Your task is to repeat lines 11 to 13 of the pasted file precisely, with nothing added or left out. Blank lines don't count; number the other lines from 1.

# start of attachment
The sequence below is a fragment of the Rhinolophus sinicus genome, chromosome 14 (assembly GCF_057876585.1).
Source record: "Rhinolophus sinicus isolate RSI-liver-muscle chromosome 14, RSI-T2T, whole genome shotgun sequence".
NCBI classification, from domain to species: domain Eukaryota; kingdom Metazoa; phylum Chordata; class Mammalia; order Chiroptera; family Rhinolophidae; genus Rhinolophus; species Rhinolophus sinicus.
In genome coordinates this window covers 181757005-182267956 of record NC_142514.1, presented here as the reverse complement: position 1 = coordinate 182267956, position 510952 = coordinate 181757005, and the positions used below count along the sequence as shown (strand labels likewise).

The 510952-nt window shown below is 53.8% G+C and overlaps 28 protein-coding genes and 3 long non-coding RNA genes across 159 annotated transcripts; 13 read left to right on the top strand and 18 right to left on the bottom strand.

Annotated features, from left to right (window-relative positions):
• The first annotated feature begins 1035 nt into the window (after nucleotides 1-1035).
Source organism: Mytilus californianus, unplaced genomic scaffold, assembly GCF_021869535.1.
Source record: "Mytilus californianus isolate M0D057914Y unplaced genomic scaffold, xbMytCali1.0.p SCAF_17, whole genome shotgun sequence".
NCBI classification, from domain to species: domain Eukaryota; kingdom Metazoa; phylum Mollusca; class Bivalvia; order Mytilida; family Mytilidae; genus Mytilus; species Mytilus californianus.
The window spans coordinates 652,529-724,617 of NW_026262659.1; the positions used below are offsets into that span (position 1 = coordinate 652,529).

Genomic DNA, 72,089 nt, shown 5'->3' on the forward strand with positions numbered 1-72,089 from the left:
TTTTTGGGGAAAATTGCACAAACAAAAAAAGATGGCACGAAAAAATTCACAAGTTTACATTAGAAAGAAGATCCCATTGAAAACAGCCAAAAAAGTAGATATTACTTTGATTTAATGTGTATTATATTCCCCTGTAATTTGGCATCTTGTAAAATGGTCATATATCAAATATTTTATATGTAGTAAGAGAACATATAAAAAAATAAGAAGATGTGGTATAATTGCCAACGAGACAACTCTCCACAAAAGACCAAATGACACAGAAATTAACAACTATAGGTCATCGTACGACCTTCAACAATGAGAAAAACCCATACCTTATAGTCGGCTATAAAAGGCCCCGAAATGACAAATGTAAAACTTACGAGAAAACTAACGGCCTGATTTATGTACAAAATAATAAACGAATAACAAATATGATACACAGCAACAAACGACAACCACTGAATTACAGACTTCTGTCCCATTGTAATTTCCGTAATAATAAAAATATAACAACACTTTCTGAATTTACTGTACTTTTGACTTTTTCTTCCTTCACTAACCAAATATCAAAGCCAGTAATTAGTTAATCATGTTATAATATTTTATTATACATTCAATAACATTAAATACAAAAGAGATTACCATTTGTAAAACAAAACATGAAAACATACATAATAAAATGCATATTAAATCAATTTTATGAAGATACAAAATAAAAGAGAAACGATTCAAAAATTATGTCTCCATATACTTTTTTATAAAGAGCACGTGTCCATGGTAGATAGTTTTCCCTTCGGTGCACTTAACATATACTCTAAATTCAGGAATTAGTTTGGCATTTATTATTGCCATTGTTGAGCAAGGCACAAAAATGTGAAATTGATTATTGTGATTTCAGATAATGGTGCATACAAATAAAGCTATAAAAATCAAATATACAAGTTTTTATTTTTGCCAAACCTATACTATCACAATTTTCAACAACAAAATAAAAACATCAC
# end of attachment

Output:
The window spans coordinates 652,529-724,617 of NW_026262659.1; the positions used below are offsets into that span (position 1 = coordinate 652,529).

Genomic DNA, 72,089 nt, shown 5'->3' on the forward strand with positions numbered 1-72,089 from the left:
TTTTTGGGGAAAATTGCACAAACAAAAAAAGATGGCACGAAAAAATTCACAAGTTTACATTAGAAAGAAGATCCCATTGAAAACAGCCAAAAAAGTAGATATTACTTTGATTTAATGTGTATTATATTCCCCTGTAATTTGGCATCTTGTAAAATGGTCATATATCAAATATTTTATATGTAGTAAGAGAACATATAAAAAAATAAGAAGATGTGGTATAATTGCCAACGAGACAACTCTCCACAAAAGACCAAATGACACAGAAATTAACAACTATAGGTCATCGTACGACCTTCAACAATGAGAAAAACCCATACCTTATAGTCGGCTATAAAAGGCCCCGAAATGACAAATGTAAAACTTACGAGAAAACTAACGGCCTGATTTATGTACAAAATAATAAACGAATAACAAATATGATACACAGCAACAAACGACAACCACTGAATTACAGACTTCTGTCCCATTGTAATTTCCGTAATAATAAAAATATAACAACACTTTCTGAATTTACTGTACTTTTGACTTTTTCTTCCTTCACTAACCAAATATCAAAGCCAGTAATTAGTTAATCATGTTATAATATTTTATTATACATTCAATAACATTAAATACAAAAGAGATTACCATTTGTAAAACAAAACATGAAAACATACATAATAAAATGCATATTAAATCAATTTTATGAAGATACAAAATAAAAGAGAAACGATTCAAAAATTATGTCTCCATATACTTTTTTATAAAGAGCACGTGTCCATGGTAGATAGTTTTCCCTTCGGTGCACTTAACATATACTCTAAATTCAGGAATTAGTTTGGCATTTATTATTGCCATTGTTGAGCAAGGCACAAAAATGTGAAATTGATTATTGTGATTTCAGATAATGGTGCATACAAATAAAGCTATAAAAATCAAATATACAAGTTTTTATTTTTGCCAAACCTATACTATCACAATTTTCAACAACAAAATAAAAACATCAC